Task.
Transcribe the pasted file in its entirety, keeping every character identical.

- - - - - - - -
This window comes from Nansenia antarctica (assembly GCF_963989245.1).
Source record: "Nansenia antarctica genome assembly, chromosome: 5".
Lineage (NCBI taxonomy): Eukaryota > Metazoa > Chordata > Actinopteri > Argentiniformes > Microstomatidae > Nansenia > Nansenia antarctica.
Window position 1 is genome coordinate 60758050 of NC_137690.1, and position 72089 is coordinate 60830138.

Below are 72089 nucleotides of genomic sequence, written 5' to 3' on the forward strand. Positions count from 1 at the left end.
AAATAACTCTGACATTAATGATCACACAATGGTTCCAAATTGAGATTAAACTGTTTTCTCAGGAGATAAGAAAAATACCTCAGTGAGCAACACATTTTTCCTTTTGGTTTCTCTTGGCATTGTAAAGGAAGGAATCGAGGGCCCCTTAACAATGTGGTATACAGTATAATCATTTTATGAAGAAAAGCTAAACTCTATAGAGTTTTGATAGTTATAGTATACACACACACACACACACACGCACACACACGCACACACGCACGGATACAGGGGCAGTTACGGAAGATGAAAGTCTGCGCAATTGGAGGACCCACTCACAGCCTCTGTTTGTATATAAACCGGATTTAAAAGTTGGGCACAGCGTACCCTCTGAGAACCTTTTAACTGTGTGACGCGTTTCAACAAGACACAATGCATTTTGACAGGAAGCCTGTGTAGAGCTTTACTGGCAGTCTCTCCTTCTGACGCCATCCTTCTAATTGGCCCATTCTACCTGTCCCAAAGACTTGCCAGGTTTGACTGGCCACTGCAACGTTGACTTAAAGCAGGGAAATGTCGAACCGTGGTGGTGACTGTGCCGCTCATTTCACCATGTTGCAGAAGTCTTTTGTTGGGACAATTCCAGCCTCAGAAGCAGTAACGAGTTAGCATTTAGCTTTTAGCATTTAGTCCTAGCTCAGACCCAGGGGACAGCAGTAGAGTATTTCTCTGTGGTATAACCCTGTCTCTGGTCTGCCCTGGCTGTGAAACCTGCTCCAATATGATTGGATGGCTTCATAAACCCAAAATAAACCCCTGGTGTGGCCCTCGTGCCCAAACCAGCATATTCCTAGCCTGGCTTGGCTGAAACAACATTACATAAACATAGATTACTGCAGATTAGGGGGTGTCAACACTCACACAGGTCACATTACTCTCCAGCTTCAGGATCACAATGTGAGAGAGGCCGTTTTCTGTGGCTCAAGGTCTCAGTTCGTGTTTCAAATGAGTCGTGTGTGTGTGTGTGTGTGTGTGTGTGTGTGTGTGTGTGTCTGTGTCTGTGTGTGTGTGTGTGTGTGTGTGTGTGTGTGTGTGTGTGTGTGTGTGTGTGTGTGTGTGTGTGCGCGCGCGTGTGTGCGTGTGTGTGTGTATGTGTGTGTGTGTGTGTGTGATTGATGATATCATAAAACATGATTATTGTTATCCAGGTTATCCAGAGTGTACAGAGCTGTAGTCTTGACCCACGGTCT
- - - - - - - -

This window comes from Nansenia antarctica (assembly GCF_963989245.1).
Source record: "Nansenia antarctica genome assembly, chromosome: 5".
Lineage (NCBI taxonomy): Eukaryota > Metazoa > Chordata > Actinopteri > Argentiniformes > Microstomatidae > Nansenia > Nansenia antarctica.
Window position 1 is genome coordinate 60758050 of NC_137690.1, and position 72089 is coordinate 60830138.

Below are 72089 nucleotides of genomic sequence, written 5' to 3' on the forward strand. Positions count from 1 at the left end.
AAATAACTCTGACATTAATGATCACACAATGGTTCCAAATTGAGATTAAACTGTTTTCTCAGGAGATAAGAAAAATACCTCAGTGAGCAACACATTTTTCCTTTTGGTTTCTCTTGGCATTGTAAAGGAAGGAATCGAGGGCCCCTTAACAATGTGGTATACAGTATAATCATTTTATGAAGAAAAGCTAAACTCTATAGAGTTTTGATAGTTATAGTATACACACACACACACACACACGCACACACACGCACACACGCACGGATACAGGGGCAGTTACGGAAGATGAAAGTCTGCGCAATTGGAGGACCCACTCACAGCCTCTGTTTGTATATAAACCGGATTTAAAAGTTGGGCACAGCGTACCCTCTGAGAACCTTTTAACTGTGTGACGCGTTTCAACAAGACACAATGCATTTTGACAGGAAGCCTGTGTAGAGCTTTACTGGCAGTCTCTCCTTCTGACGCCATCCTTCTAATTGGCCCATTCTACCTGTCCCAAAGACTTGCCAGGTTTGACTGGCCACTGCAACGTTGACTTAAAGCAGGGAAATGTCGAACCGTGGTGGTGACTGTGCCGCTCATTTCACCATGTTGCAGAAGTCTTTTGTTGGGACAATTCCAGCCTCAGAAGCAGTAACGAGTTAGCATTTAGCTTTTAGCATTTAGTCCTAGCTCAGACCCAGGGGACAGCAGTAGAGTATTTCTCTGTGGTATAACCCTGTCTCTGGTCTGCCCTGGCTGTGAAACCTGCTCCAATATGATTGGATGGCTTCATAAACCCAAAATAAACCCCTGGTGTGGCCCTCGTGCCCAAACCAGCATATTCCTAGCCTGGCTTGGCTGAAACAACATTACATAAACATAGATTACTGCAGATTAGGGGGTGTCAACACTCACACAGGTCACATTACTCTCCAGCTTCAGGATCACAATGTGAGAGAGGCCGTTTTCTGTGGCTCAAGGTCTCAGTTCGTGTTTCAAATGAGTCGTGTGTGTGTGTGTGTGTGTGTGTGTGTGTGTGTGTGTGTCTGTGTCTGTGTGTGTGTGTGTGTGTGTGTGTGTGTGTGTGTGTGTGTGTGTGTGTGTGTGTGTGTGTGTGCGCGCGCGTGTGTGCGTGTGTGTGTGTATGTGTGTGTGTGTGTGTGTGATTGATGATATCATAAAACATGATTATTGTTATCCAGGTTATCCAGAGTGTACAGAGCTGTAGTCTTGACCCACGGTCT